To what extent can semiotics illuminate key problems in religious studies, given the centrality of symbols, language, and other modes of signification in religion and theology?
The volume explores semiotic methodologies for the study of religion, with an emphasis on their critical and creative reconfigurations. The contributors come from different specialties, such as cognitive science, ethnography, linguistics, communication studies, art studies, religious studies, philosophy of religion, and theology. Part One consists of chapters focusing on theoretical perspectives. Part two focuses on applications in texts and case studies while still considering methodological issues. Many specific traditions and perspectives are taken up, such as C. S. Peirce, A. J. Greimas and the Paris School, Juri Lotman’s semiotics of culture, Bruno Latour and material semiotics, linguistic anthropology, social semiotics, cognitive semiotics, embodied and enactive perspectives on language and mind, semiotics of the image and iconicity, multimodality, intertextuality, and semiotics of colors.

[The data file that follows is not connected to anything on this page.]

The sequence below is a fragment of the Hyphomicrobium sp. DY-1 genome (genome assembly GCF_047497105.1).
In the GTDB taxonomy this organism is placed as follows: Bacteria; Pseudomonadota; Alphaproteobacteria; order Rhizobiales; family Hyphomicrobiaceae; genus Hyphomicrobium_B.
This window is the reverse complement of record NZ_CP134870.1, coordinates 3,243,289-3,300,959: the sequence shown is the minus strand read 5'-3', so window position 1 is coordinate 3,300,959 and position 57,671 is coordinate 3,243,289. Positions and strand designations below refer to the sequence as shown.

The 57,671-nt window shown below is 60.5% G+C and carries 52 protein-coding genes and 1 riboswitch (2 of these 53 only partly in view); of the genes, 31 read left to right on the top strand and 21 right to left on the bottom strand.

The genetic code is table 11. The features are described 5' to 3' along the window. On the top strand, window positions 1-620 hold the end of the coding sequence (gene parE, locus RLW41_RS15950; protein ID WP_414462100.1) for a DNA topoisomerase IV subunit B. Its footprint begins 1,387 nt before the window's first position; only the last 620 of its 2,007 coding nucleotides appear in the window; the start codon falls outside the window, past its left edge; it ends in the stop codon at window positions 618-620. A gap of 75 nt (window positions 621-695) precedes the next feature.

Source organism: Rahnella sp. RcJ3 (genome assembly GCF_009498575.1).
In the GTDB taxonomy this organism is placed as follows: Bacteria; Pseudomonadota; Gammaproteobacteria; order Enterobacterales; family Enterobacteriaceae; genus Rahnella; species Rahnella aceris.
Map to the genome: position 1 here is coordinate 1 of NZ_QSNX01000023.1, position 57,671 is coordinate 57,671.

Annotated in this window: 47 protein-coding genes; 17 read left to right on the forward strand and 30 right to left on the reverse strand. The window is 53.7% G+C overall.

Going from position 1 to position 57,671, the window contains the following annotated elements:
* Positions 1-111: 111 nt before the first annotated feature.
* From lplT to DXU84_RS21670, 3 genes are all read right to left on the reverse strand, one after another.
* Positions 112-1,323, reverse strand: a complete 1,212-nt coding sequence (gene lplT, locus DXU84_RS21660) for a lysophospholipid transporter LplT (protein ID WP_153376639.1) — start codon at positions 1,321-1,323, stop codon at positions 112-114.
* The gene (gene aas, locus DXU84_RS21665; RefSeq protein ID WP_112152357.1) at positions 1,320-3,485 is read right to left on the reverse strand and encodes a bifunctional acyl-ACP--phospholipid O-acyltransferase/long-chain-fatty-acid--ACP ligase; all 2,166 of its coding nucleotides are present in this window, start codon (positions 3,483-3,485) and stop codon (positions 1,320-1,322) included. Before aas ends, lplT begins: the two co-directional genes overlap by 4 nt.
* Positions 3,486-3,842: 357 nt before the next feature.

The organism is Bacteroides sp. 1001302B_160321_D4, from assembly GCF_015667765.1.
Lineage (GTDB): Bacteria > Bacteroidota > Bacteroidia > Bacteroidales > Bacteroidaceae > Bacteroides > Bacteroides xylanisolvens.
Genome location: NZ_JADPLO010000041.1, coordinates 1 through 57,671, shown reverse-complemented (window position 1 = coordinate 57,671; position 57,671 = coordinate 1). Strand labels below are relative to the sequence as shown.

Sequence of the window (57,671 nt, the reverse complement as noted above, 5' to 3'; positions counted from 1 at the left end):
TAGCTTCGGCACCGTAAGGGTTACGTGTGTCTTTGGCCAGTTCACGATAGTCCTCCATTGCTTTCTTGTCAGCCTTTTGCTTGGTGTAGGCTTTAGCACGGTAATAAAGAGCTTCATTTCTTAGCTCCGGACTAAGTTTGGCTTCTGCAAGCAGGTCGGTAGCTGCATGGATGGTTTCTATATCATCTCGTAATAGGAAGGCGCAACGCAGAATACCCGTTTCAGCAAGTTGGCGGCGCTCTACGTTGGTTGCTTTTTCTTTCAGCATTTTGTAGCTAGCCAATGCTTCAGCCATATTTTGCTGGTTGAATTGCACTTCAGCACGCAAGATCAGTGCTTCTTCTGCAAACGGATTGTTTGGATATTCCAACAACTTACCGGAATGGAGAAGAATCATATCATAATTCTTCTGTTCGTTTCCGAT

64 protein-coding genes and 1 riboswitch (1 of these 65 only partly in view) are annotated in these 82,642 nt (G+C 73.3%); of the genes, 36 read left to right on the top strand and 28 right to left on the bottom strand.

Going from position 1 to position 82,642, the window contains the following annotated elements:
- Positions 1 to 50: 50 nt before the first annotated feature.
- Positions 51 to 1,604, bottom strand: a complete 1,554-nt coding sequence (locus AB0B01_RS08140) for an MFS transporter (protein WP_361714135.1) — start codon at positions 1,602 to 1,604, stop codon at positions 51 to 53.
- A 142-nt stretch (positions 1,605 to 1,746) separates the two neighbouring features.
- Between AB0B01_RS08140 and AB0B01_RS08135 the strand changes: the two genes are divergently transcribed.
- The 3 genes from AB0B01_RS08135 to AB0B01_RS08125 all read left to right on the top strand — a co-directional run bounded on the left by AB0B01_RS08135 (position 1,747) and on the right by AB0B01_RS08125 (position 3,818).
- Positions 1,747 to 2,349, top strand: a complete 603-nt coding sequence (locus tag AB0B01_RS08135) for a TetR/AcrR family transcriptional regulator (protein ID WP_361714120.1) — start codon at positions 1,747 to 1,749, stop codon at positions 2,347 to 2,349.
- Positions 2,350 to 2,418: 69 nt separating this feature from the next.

The book provides readers with a succinct overview of how contemporary semiotics can be useful in understanding a broad array of topics in the study of religion.